Choosing to Integrate Schools
Wake Forest University - School of Law
December 7, 2012
Washington University Journal of Law and Policy, Vol. 34, No. 117, 2012
Wake Forest Univ. Legal Studies Paper No. 2186582
As we commemorate the fortieth anniversary of the St. Louis school desegregation litigation, a natural question is how current education reform efforts impact the status of and potential for school integration. This Article examines how the push for school choice impacts school desegregation in Missouri specifically and the United States generally. The evidence reveals that while our student population is becoming more diverse and the prevalence of all-white schools is diminishing, the pattern of high-poverty, high-minority, low-performing schools persists. Charter schools — the most common form of school choice — actually exacerbate the segregation of poor and minority school children. As a first step in rectifying the segregative impact of charter schools, this Article proposes that the federal government require more inclusionary practices by charter schools for states to receive federal funding for their charter schools. Otherwise, we once again allow current reform efforts to continue our history of segregated, unequal schooling.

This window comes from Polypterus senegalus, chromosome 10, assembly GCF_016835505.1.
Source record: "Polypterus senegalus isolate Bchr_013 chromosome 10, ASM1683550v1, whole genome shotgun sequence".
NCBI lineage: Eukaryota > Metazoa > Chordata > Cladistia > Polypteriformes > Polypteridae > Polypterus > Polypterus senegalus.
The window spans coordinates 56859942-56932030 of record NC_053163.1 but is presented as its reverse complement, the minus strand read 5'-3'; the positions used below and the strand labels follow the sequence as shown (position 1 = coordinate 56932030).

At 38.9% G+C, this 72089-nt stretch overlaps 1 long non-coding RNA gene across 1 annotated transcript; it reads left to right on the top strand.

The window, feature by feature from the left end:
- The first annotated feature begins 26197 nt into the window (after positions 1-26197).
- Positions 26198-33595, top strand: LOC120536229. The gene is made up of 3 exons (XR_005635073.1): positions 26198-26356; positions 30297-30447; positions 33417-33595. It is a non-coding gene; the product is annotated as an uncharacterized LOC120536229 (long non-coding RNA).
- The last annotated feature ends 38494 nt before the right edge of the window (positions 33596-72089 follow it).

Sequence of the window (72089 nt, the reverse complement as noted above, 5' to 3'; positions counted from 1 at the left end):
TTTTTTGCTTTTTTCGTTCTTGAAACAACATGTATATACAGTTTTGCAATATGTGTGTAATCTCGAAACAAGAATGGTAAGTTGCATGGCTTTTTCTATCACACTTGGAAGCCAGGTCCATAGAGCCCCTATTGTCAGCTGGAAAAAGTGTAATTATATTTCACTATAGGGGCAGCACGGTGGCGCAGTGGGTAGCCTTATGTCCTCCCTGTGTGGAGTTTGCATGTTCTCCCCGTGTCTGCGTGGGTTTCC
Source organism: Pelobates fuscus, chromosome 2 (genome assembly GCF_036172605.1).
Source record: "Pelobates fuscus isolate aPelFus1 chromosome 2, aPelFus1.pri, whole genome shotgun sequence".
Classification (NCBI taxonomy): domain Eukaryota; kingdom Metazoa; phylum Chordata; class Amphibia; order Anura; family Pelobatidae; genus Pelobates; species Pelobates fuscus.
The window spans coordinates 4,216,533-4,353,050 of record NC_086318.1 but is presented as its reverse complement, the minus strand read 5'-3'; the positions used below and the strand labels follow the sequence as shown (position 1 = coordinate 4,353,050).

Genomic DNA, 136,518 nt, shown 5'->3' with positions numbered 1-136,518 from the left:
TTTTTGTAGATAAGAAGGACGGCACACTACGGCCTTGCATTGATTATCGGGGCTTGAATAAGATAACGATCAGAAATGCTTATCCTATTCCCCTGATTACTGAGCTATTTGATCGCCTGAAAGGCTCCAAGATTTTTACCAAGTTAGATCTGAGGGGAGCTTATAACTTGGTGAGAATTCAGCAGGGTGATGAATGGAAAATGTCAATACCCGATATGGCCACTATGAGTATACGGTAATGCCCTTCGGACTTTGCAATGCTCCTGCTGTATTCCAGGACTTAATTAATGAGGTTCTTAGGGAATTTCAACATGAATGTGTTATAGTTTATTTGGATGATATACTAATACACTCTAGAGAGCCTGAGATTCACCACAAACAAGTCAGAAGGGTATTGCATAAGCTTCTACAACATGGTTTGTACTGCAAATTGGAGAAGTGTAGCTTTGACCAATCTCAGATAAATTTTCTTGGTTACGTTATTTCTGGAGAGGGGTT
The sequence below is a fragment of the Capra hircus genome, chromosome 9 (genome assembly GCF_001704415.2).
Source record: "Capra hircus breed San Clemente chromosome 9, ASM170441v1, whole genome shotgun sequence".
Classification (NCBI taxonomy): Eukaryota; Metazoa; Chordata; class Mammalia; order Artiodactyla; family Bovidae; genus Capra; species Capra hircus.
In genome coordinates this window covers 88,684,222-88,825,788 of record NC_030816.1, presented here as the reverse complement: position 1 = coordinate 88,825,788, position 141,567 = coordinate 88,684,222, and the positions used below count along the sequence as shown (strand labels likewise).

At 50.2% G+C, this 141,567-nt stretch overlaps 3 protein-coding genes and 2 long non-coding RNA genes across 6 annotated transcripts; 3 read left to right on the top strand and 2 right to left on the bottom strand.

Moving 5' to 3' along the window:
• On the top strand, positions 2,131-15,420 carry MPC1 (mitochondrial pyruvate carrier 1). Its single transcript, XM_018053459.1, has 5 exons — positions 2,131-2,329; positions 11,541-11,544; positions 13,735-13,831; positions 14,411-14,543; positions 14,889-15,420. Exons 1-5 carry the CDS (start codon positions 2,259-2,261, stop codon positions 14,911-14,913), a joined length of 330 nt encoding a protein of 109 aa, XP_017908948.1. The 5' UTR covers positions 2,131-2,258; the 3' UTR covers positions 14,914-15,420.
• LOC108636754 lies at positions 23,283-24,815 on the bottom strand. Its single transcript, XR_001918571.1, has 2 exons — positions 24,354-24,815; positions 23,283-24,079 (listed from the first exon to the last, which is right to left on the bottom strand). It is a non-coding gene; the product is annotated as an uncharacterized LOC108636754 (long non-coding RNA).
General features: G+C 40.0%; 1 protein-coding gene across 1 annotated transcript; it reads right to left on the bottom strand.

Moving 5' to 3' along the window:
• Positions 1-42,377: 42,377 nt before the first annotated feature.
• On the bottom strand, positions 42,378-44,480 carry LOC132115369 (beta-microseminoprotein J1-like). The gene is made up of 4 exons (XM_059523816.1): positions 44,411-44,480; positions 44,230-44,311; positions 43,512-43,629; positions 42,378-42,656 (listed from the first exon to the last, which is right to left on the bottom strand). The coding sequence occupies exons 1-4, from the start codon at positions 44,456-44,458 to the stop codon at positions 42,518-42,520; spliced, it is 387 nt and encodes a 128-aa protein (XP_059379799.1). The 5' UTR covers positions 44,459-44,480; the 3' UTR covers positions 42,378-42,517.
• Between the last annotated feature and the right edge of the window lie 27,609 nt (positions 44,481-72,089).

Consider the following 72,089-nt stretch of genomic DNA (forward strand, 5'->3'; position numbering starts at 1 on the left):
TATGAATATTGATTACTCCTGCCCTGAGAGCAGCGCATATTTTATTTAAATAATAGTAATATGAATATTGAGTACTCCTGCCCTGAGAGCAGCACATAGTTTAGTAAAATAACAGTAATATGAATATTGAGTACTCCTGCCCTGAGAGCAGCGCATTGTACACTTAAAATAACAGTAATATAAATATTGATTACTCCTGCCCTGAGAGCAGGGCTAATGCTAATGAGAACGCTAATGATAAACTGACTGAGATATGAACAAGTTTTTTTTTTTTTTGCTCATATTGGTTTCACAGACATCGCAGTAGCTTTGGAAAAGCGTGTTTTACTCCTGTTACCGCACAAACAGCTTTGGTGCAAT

Number of Pages in PDF File: 35
Date posted: December 9, 2012